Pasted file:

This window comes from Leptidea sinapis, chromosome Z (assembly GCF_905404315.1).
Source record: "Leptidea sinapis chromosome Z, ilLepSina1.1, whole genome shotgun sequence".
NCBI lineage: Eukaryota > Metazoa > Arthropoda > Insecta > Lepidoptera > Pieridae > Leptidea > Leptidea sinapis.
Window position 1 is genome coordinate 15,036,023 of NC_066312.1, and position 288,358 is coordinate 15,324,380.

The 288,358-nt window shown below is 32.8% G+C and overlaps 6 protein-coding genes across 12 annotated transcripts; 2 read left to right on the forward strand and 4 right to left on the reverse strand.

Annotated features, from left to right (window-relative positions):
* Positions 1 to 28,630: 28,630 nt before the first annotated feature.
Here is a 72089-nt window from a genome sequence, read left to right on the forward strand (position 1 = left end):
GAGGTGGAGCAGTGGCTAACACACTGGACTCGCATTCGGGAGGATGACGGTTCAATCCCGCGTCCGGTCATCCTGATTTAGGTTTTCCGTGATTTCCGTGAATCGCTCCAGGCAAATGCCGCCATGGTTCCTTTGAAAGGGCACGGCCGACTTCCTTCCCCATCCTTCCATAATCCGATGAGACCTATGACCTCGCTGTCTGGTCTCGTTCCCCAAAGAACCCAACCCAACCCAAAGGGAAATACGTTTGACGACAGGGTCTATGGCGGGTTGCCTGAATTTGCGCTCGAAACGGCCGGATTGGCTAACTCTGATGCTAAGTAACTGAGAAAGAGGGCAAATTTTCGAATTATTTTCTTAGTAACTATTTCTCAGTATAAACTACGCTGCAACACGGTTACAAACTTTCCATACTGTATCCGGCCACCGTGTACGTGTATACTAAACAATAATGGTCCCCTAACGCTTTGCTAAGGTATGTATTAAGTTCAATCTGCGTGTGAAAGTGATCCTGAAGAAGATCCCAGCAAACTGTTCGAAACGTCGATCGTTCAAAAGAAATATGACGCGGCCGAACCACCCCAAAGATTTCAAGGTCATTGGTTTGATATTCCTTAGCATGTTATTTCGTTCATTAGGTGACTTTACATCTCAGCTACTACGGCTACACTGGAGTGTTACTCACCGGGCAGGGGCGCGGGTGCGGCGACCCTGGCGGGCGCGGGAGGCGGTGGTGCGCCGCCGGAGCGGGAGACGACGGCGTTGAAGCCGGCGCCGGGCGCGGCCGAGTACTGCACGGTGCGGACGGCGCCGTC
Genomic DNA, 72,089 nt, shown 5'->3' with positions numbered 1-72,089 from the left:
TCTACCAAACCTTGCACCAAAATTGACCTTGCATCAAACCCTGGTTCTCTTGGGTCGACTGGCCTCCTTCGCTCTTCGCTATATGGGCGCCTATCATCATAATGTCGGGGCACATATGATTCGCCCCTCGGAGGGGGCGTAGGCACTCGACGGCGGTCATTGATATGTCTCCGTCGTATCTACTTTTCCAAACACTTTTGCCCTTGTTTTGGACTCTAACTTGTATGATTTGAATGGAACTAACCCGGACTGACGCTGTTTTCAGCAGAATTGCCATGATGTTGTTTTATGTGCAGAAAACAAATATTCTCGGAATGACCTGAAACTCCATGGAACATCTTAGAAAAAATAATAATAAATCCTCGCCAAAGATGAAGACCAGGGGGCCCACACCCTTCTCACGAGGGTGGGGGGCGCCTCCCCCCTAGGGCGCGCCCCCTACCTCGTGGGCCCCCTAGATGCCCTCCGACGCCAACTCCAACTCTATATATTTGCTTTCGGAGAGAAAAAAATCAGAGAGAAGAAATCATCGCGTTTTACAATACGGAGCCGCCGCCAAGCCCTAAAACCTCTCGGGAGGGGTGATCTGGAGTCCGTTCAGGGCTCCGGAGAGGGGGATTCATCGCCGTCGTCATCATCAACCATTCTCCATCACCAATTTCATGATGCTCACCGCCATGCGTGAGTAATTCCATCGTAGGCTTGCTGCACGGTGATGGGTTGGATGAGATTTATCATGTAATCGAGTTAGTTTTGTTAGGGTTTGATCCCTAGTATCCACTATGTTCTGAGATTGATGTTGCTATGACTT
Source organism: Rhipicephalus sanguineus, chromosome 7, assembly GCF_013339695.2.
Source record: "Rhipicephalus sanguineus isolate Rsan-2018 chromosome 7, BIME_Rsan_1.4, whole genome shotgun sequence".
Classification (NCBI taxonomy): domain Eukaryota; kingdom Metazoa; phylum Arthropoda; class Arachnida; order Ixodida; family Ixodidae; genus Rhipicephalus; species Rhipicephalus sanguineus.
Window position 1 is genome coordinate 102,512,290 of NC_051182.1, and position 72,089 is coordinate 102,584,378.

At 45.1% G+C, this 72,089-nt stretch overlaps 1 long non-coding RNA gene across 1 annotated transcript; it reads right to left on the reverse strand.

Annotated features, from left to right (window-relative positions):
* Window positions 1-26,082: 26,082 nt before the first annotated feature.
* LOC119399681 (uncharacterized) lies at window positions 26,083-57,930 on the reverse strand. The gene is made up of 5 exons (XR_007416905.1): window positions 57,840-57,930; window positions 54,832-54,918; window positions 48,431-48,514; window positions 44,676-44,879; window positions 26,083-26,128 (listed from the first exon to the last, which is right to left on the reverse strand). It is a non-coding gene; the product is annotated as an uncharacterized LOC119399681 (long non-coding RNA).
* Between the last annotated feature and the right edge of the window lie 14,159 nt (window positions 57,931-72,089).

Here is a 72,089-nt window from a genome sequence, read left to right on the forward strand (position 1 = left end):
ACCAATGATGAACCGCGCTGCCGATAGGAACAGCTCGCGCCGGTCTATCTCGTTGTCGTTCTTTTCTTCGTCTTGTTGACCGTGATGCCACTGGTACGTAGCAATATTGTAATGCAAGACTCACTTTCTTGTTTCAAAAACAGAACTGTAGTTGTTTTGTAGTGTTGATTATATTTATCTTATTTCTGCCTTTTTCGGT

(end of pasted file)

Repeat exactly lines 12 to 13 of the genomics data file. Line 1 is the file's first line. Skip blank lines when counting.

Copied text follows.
Source organism: Rhipicephalus sanguineus, chromosome 7, assembly GCF_013339695.2.
Source record: "Rhipicephalus sanguineus isolate Rsan-2018 chromosome 7, BIME_Rsan_1.4, whole genome shotgun sequence".